Organizing Notes

Bruce Gagnon is coordinator of the Global Network Against Weapons & Nuclear Power in Space. He offers his own reflections on organizing and the state of America's declining empire....

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Location: Bath, Maine, United States

I grew up in a military family and joined the Air Force in 1971 during the Vietnam War. It was there that I became a peace activist.

Thursday, September 25, 2008

ICE HOTEL

Agneta Norberg and I take the train in the morning from Stockholm to Oslo, Norway on the final leg of my trip. This morning we flew back to Stockholm from Kiruna.

Last night I spoke to 60 students from the "space high school" and about 15 members of the community at large in Kiruna. Can I say blown away? I was due to the amazing response the students had to my talk. They were wide-eyed and listening as closely as anyone ever has. It was one of the most important talks I've given in my 25 years of working on space issues. Their questions were excellent. The school is a special institution that brings top students from across the country to Kiruna to learn about space and then work in the field. Some good things will come out of this talk for sure.

Today we went for a tour of the Esrange space center outside of Kiruna. They maintain that it is all civilian - the same way NASA does - but we have learned over the years to dig below the surface and we are digging.

Before leaving Kiruna today we stopped at the world famous ice hotel for lunch. Each November they build the hotel from huge chunks of ice taken from the nearby river and tourists come from all over the world to stay in the ornate hotel. People sleep on reindeer furs and inside of artic sleeping bags and pay about $200 a night for the chilling experience. Each year new artists are brought in to create the ornate interior of ice. In the spring the hotel melts.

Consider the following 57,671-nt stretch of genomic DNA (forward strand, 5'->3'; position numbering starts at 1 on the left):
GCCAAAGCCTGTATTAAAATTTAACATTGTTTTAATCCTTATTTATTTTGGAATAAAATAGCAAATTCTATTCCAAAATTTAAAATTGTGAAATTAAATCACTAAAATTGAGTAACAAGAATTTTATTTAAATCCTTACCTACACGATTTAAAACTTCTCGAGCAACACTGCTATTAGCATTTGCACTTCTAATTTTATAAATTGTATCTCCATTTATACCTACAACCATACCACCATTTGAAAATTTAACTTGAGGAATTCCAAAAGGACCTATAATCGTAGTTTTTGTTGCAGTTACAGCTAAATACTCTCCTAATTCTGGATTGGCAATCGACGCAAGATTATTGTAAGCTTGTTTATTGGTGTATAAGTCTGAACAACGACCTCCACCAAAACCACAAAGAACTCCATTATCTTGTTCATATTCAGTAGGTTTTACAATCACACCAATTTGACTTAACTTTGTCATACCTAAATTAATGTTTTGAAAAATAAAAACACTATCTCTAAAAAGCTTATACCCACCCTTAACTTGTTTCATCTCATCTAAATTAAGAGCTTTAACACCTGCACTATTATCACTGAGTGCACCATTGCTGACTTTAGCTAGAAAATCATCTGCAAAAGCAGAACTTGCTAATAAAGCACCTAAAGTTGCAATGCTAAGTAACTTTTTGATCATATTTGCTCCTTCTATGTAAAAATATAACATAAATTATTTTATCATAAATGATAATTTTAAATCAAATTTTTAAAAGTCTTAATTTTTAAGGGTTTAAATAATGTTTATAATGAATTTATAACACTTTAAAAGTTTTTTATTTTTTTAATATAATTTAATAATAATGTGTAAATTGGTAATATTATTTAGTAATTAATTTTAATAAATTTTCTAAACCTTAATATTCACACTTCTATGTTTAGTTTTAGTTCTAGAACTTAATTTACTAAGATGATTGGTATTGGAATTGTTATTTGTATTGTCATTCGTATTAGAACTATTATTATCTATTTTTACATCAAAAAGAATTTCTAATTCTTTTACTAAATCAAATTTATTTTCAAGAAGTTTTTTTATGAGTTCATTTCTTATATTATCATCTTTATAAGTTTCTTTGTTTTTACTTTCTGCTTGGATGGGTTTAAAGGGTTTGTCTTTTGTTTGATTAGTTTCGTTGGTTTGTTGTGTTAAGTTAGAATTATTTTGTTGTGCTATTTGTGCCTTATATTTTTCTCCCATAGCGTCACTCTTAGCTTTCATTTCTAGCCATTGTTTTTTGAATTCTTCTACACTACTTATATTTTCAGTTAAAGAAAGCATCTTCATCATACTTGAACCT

Agneta took me to a Turkish family's house in Stockholm for dinner this evening where we were treated to a wonderful meal and then I heard the horrible story of the military coups in Turkey during the 1970-80's that forced many progressive activists there to flee the country as thousands were killed by their government with the full support of the U.S. military.

Our host described how the Turkish Social Democrats sat back and watched as their hope for real democracy was crushed by the para-military Grey Wolf dead squads used by the dictatorship to do much of the killing of those from the left who were protesting in the streets.

There are quite a number of Turkish refugees in Sweden and Agneta, who is 70 years old, has befriended many of them and has gone to Turkey several times and witnessed entire towns that were wiped out just for having stood against the military government.

When I asked our host to reflect on what more they could have done at the time he said the people did not fight back hard enough. It's advice we could use today as we see democracy slip away from us in the U.S.

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